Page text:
Daily Readings & Thought for January 30th.   “WAITS WITH EAGER LONGING …”

Paul’s letter to the Romans contains some of the most meaningful and thought provoking words in the Bible.  It is impossible to read it and take all the points into our minds until we have read it meditatively many times over, making our own notes.  

More than any other book in the Bible, it calls for diligent and reflective study and the following up of the cross references and  leads to other Scriptures. The Bible cannot be treated like a school text book that you go through in a year’s study and then leave on the shelf for occasional reference.  God’s word is designed by him for our lifelong reading and provokes increasing spiritual perceptions and enjoyment. 

Paul had been brought up under the Law of Moses with all its rules and regulations.  He had been zealous for the Law, but, as a result of his dramatic conversion he had, with God’s help through the Spirit, applied his mind to the new reality of eternal things – and learnt the wonder of an ongoing personal relationship with his Saviour.

The Law of Moses had been a law for the nation of Israel, but it was now superseded by a situation in which each individual could and should have a personal relationship with their Saviour and with the Father.   

Paul makes the point; “For I consider that the sufferings of this present time are not worth comparing with the glory that is to be revealed to us.  For the creation waits with eager longing …” [8 v.18,19]  This sense of eagerness is keenly felt by those who see the emptiness in nearly all that most find enjoyable today.   Paul says we “groan inwardly as we wait eagerly for adoption as sons,  the redemption of our bodies” [v.23]  Note the word eagerly!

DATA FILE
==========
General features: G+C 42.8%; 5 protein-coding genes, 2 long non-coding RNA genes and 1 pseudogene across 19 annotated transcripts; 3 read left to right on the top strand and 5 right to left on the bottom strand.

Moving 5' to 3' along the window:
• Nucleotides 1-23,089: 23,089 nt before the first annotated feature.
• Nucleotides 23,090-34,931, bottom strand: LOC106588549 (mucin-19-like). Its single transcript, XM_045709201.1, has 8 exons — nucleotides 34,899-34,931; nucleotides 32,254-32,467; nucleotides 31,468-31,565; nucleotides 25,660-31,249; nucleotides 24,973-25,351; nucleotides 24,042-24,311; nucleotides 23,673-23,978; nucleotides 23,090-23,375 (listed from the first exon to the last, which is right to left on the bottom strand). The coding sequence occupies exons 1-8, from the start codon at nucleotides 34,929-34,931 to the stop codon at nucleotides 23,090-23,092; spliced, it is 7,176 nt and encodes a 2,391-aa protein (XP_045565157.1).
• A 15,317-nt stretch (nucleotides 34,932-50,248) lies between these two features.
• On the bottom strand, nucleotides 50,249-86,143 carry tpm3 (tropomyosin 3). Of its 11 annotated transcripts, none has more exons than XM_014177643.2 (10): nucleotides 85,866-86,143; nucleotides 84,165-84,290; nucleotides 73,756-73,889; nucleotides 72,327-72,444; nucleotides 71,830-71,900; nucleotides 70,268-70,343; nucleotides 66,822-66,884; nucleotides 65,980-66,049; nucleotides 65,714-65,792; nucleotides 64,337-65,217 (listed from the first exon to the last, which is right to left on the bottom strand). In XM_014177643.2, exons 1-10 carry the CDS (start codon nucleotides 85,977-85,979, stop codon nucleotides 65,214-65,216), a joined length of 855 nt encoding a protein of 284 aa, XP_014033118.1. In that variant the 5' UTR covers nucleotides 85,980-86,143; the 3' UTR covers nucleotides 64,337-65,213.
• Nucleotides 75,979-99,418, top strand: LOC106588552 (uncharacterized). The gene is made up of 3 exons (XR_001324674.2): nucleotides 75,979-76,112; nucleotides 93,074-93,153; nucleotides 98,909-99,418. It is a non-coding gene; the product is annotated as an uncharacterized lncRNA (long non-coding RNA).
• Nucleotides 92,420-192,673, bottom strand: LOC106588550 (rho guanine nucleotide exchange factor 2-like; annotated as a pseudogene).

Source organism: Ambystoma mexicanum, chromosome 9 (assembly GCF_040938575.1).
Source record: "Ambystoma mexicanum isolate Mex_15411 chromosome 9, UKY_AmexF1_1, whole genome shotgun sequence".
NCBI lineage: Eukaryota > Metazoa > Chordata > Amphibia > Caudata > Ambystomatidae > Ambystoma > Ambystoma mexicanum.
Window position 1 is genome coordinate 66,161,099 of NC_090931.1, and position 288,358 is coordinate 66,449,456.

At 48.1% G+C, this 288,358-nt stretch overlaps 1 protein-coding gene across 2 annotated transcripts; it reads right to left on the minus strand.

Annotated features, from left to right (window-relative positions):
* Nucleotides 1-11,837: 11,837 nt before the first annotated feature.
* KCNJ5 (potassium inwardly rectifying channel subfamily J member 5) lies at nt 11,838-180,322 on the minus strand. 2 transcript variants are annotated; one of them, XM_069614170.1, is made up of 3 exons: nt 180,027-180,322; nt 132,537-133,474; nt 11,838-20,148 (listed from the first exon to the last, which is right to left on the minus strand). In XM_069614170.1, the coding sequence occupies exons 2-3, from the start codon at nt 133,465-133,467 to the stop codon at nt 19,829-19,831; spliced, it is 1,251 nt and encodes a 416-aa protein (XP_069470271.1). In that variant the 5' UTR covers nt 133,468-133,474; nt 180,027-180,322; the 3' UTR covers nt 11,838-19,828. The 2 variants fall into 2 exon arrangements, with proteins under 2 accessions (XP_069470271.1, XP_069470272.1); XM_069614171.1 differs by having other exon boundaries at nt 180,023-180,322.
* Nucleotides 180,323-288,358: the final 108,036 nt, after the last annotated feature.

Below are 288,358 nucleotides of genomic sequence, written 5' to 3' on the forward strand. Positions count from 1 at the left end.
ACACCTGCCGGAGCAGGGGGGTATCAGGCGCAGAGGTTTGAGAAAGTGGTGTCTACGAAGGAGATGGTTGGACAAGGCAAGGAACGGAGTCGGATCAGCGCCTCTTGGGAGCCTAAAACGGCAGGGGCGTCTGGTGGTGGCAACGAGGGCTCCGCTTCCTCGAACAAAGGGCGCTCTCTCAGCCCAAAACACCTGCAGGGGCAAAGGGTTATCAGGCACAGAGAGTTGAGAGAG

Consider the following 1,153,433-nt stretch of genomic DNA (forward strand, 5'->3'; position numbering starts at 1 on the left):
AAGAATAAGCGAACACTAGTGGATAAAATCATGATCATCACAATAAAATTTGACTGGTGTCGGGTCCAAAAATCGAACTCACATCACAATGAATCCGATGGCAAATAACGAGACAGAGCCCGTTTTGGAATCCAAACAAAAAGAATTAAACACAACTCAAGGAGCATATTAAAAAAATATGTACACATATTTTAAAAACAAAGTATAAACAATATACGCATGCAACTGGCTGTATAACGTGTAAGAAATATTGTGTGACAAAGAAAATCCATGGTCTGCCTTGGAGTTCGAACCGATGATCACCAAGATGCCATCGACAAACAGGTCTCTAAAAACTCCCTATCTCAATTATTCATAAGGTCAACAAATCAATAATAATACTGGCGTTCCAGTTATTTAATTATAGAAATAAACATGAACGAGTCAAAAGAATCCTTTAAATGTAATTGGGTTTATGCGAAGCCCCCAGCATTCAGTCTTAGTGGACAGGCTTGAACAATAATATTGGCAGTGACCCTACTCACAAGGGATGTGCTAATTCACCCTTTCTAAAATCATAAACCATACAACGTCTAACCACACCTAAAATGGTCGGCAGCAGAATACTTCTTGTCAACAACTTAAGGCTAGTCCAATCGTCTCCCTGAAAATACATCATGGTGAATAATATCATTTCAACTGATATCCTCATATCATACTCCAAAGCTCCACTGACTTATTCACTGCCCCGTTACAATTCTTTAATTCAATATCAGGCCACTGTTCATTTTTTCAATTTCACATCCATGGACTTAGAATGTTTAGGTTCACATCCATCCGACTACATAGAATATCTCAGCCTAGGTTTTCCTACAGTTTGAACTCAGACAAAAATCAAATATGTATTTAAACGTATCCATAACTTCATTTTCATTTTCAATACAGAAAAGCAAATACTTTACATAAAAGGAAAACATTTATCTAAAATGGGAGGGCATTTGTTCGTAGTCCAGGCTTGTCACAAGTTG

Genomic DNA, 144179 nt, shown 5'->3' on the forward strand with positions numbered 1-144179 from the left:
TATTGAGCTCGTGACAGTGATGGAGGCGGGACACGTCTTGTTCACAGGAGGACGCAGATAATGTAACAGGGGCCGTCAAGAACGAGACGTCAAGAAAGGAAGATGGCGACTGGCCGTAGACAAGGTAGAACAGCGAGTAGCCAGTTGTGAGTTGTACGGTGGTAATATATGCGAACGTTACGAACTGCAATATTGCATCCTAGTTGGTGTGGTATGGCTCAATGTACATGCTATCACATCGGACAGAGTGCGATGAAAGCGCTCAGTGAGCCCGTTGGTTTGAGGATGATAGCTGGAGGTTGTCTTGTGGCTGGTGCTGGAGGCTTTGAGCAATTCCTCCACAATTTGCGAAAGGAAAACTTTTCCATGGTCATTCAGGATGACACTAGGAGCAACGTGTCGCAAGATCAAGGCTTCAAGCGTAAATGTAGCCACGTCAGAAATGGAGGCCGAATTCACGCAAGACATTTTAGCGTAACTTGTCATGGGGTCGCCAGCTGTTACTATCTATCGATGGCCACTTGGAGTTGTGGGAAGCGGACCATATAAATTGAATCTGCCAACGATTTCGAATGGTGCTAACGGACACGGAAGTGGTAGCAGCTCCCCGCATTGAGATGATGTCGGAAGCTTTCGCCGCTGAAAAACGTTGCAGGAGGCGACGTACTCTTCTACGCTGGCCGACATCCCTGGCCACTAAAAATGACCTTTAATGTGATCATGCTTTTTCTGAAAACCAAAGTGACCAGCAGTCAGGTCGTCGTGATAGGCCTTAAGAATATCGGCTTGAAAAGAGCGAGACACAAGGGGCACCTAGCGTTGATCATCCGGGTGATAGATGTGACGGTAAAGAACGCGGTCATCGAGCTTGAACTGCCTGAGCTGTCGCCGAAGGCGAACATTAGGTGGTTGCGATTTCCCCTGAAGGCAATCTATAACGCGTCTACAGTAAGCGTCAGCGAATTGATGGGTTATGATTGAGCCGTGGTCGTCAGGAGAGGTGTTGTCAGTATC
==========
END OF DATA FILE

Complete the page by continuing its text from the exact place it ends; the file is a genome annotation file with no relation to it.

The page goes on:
Those who find this life satisfying and enjoyable will not genuinely have eagerness for that which is going to replace it. But for many in the world, such as in the Sudan and Pakistan, to name but two countries, this life offers nothing that a truly spiritual person can enjoy – except their fellowship with each other.  Yet, in God’s eyes, those living in such situations are likely to be in a far more spiritually acceptable frame of mind.

Meditate prayerfully on these words near the end of Romans 8.  “Who shall separate us from the love of Christ?   Shall tribulation, or distress, or persecution, or famine, or nakedness, or danger, or sword? …. No, in all these things we are more than conquerors, through him who loved us.” [v,35,37]  However, could not our lack of “eager longing” separate us?   


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